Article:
Exclusive! Somerset Council extended Southwest One contract after dispute started

The dispute between the Southwest One (SWo) joint venture and Somerset County Council (SCC) seems to be escalating. You may remember that SWo – in which IBM own 70% of the equity and 15% SCC own 15% - is taking SCC to court, claiming that SWo is owed payments as gain share on procurement savings they’ve made through the back-office outsourcing JV. Yes, you heard right – Somerset is “suing itself”.

But SCC dispute the SWo claims. Now recent Council minutes show that matters are getting more tense.

“Over the past 3 weeks SWo have commenced Disputes on several other matters, issuing further financial claims and disputing SCC’s warning notices”.

Meanwhile, campaigner for the truth Dave Orr has discovered more fascinating information.

On February 15th this year, Ken Maddocks, the Council Leader,  made a statement to the full council meeting, sounding off about how badly the JV was going. Computer Weekly reported:

He said SW1 had made "staggering losses" and yet delivered little of the savings it had originally promised for councils who joined the venture.

But incredibly, Orr has discovered that on March 6th, the three public sector parties involved in the JV (SCC, Taunton Deane Council and Somerset Police) wrote to SWo to confirm that they wanted to extend the original four year contract framework (see clarification in Dave Orr's "comments" below) by two years!

Now that was within the scope of the original OJEU advert and contract, but contractually they should have given six months’ notice of their intention to extend. So they had to ask SW1 formally to waive that requirement, as notice should have been given by September 17th 2011, 6 months before the termination date of March 17th.

Clearly, it was in the supplier’s interest to accept the extension, and Southwest One duly did that.

But of course this raises some interesting questions.

  • For a contract that was apparently going badly wrong, with a supplier losing money and high levels of customer dis-satisfaction, was serious consideration given to not extending?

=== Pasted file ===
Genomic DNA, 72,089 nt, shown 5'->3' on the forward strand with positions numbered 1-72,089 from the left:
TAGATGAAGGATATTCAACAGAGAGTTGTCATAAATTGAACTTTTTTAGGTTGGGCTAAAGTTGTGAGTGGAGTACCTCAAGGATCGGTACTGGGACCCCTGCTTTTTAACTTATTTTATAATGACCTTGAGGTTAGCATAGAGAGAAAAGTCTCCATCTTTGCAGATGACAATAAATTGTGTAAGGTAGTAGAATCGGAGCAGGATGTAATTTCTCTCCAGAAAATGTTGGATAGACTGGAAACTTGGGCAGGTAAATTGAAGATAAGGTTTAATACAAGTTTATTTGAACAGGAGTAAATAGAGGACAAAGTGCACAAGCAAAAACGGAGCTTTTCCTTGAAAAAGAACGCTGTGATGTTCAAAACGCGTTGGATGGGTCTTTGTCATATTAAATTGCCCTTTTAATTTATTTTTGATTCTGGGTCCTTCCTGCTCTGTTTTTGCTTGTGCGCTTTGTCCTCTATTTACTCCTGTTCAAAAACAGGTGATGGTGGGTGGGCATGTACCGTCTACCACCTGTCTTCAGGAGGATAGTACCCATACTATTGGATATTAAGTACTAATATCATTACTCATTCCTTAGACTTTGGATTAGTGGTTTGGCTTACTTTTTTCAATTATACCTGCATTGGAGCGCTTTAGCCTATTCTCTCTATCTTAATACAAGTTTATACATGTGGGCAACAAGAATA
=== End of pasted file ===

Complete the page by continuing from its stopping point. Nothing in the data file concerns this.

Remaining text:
• Were Maddocks’ comments part of negotiation positioning? If so, did Somerset get any concessions out of SW1 in return for the contract extension?
  • At what level was the decision to extend taken? The extension letter was signed for the Council by Donna Fitzgerald, “Senior Responsible Officer” for the contract, but she is not on the list of the Council’s top execs – was she really the decision maker, or just the signatory?
  • Perhaps surprisingly, Councillors do not appear to have been involved in any discussion around the extension, according to information provided to Dave Orr. Was this sensible or proper?

So what on earth was going on in SCC? Given that my experience over the years suggests that “cock-up” as explanation usually trumps the “conspiracy” theories, did someone say in February,

“Oh damn, the SWo contract expires next month – it’s far too late to do anything different, we better just extend. And we haven’t really got time to tell the councillors....”.

Anyone who has been around major contracts for a while knows that sometimes pragmatic decisions have to be made, even when a relationship with a supplier isn’t great. But it seems surprising to say the least if elected councillors weren’t even informed about a decision that committed the council to further tens of millions being spent with a supplier where relationships were clearly so poor. Remember, this is a supplier who just 6 months later decided to take the council to court.